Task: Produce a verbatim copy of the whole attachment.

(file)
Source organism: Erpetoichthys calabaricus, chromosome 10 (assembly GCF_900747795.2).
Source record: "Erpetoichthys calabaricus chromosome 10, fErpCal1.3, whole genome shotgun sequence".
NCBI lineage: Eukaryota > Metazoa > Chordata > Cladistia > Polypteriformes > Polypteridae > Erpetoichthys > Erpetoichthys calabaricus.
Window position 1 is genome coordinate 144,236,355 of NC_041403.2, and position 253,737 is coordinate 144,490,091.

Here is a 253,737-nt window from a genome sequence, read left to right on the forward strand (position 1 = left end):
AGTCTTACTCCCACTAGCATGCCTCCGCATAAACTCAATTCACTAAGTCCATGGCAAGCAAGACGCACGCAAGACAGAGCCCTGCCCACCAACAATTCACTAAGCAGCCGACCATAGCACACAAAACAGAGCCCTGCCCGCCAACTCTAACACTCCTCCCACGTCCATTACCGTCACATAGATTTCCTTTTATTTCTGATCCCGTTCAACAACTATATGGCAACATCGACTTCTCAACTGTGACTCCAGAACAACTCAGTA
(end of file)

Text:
Source organism: Erpetoichthys calabaricus, chromosome 10 (assembly GCF_900747795.2).
Source record: "Erpetoichthys calabaricus chromosome 10, fErpCal1.3, whole genome shotgun sequence".
NCBI lineage: Eukaryota > Metazoa > Chordata > Cladistia > Polypteriformes > Polypteridae > Erpetoichthys > Erpetoichthys calabaricus.
Window position 1 is genome coordinate 144,236,355 of NC_041403.2, and position 253,737 is coordinate 144,490,091.

Here is a 253,737-nt window from a genome sequence, read left to right on the forward strand (position 1 = left end):
AGTCTTACTCCCACTAGCATGCCTCCGCATAAACTCAATTCACTAAGTCCATGGCAAGCAAGACGCACGCAAGACAGAGCCCTGCCCACCAACAATTCACTAAGCAGCCGACCATAGCACACAAAACAGAGCCCTGCCCGCCAACTCTAACACTCCTCCCACGTCCATTACCGTCACATAGATTTCCTTTTATTTCTGATCCCGTTCAACAACTATATGGCAACATCGACTTCTCAACTGTGACTCCAGAACAACTCAGTA